'One of the true timeless icons': Rolling Stones drummer Charlie Watts dies at age 80

By Zach Harper

Charlie Watts, longtime drummer for The Rolling Stones, has passed away at age 80.

Bernard Doherty, the London-born musician's publicist, revealed the Rock and Roll Hall of Fame member's death in a statement to the U.K. Press Association, saying Charlie passed away Aug. 24 with his family by his side.

"Charlie was a cherished husband, father and grandfather and also, as a member of The Rolling Stones, one of the greatest drummers of his generation," Bernard said, noting the family has asked for privacy.

Some of the biggest names in music history were quick to pay tribute to the rhythm man, who had been behind the kit for the Stones for nearly 60 years.

"A very sad day," Elton John tweeted. "Charlie Watts was the ultimate drummer. The most stylish of men, and such brilliant company."

He wished his condolences to Shirley, Charlie's wife of 56 years, their daughter Seraphina and his granddaughter Charlotte, along with the entire band.

"He was a lovely guy, and I knew he was ill, but I didn't know he was this ill," Paul McCartney said in a video. "He was a rock and a fantastic drummer."

"God bless Charlie Watts," Ringo Starr tweeted. "We're going to miss you man. Peace and love to the family."

"AWFUL NEWS," KISS guitarist Paul Stanleytweeted. "One of the true timeless icons and the backbone of the Stones. Hard to fathom the loss. So very sad."

"Charlie's drumming is powerful and unique," former Band guitarist Robbie Robertson tweeted. "His approach is entirely his own and helped shape the sound of rock and roll. Blessings, Charlie Watts."

Earlier this month, Charlie pulled out of The Rolling Stones' U.S. tour that had been slated to kick off on Sept. 26, saying he needed to recover from a medical procedure. Some reports said it had been heart surgery, but that was never confirmed. In 2004, he was treated for throat cancer and recovered.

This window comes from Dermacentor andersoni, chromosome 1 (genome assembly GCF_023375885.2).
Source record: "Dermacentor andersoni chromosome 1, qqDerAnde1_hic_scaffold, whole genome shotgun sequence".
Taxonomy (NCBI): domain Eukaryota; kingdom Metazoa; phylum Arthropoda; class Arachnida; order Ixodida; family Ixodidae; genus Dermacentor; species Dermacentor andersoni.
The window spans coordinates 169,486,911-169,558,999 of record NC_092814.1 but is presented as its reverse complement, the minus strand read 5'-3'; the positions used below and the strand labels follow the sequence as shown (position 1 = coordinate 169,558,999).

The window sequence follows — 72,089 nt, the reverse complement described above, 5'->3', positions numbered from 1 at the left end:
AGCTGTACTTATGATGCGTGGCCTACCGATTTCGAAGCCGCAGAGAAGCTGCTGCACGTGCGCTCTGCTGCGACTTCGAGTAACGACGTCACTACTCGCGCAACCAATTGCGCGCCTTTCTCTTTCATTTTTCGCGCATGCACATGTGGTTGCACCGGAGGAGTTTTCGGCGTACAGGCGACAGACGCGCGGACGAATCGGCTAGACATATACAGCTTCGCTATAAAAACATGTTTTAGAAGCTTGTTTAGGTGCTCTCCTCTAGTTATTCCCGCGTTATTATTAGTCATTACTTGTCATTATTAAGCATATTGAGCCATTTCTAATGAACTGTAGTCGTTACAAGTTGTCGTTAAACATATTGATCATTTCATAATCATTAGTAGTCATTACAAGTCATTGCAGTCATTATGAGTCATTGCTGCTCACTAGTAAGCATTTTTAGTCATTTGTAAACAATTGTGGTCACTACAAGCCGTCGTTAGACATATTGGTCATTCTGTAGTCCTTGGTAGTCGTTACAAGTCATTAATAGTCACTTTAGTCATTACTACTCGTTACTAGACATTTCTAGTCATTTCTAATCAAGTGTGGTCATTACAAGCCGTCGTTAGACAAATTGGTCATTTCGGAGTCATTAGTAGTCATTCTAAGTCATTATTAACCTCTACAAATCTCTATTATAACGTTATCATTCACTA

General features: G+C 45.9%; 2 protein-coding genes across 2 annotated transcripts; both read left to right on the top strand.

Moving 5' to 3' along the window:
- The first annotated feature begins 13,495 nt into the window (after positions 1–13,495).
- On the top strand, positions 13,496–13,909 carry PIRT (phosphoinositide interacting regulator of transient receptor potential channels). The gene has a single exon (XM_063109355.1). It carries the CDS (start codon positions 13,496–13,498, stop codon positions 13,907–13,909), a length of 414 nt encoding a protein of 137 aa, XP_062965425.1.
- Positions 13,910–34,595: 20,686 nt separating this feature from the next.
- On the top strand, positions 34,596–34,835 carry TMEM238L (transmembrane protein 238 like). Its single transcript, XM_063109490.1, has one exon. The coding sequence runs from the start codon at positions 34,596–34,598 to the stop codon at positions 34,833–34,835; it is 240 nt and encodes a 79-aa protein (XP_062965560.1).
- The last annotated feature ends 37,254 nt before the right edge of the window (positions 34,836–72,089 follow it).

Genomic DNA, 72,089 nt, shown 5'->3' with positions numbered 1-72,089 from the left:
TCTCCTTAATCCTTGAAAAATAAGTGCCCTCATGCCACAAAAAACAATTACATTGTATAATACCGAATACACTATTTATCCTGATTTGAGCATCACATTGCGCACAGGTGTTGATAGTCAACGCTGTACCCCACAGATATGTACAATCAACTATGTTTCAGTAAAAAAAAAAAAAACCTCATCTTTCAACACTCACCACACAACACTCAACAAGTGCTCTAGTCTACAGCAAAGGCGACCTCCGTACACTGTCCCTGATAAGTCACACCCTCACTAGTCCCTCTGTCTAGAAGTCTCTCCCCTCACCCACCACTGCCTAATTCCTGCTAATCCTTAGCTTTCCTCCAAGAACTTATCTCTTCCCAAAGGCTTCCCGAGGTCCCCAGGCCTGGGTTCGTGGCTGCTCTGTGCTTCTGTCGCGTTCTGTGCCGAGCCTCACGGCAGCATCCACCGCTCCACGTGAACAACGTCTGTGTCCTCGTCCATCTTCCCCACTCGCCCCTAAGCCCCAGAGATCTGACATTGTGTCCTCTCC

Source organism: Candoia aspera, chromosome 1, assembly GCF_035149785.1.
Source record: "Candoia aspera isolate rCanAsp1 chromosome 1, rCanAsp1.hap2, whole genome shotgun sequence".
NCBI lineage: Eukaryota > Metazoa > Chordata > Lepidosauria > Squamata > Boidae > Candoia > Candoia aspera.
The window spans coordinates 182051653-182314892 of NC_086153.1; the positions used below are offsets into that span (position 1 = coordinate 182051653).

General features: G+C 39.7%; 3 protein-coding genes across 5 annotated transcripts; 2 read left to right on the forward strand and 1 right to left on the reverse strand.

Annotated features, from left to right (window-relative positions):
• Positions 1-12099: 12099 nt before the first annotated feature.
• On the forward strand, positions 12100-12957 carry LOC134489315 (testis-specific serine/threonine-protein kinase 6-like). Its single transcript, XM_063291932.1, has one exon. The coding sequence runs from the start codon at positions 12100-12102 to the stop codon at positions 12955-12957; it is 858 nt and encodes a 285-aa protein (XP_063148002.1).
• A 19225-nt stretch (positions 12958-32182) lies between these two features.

Born in London in 1941, Charlie discovered music in post-War Britain, where jazz was in style and beginning to influence popular music. He became enamoured with the work of Charlie Parker and Thelonious Monk and started drumming when he was a teenager. His parents supported his musical ambitions, buying him his first kit so he could jam along with jazz records as he learned.

After attending Harrow Art School and a brief stint as a graphic designer, Charlie began playing with a band called Blues Incorporated and eventually became acquainted with Mick Jagger, the late Brian Jones, Keith Richards and Ian Stewart, since they all hung out in the same scene at the time. In 1963, they formed The Rolling Stones.

Charlie (top left) with Mick, Keith, Brian and bassist/keyboardist Bill Wyman in London in 1964. Photo: © Terry Disney/Express/Getty Images

"To have a drummer from the beginning who could play with the sensibility of Charlie Watts is one of the best assets I've had, because I never had to think about the drummer and what he's going to do," Keith said in 2003. "I can throw him ideas and I never have to worry about the beat... It's a blessing."

In comparison to other drummers of the mid-1960s and early 1970s such as The Who's Keith Moon or Led Zeppelin's John Bonham, Charlie was considerably less flashy and flamboyant, nurturing a no-nonsense image on stage and off.

He also knew just how important he was to the band: He once famously told Mick off for calling him "my drummer," saying he should never call him that again and that Mick was his singer. His swinging rhythms anchored the band's sound, giving the Stones a feel that was rooted in their influences and also firmly their own. He continued to perform with the band up until 2020.

Charlie most recently performed with the Stones during the One World: Together at Home benefit for frontline health care workers during the pandemic on April 18, 2020. Photo: © Getty Images for Global Citizen

"For all of Mick and Keith's supremacy, there's no question that the heart of this band is and will always be Watts: At 71, his whipcrack snare and preternatural sense of swing drive the songs with peerless authority, and define the contradictory uptight-laid-back-ness that's at the heart of the Stones' rhythm," Rolling Stone magazine wrote in 2012.

Charlie's fascination with jazz continued outside the Stones, with his Charlie Watts Quintet releasing five albums throughout the 1990s and other jazz albums throughout the 2000s.

We're sending our condolences to the band and his

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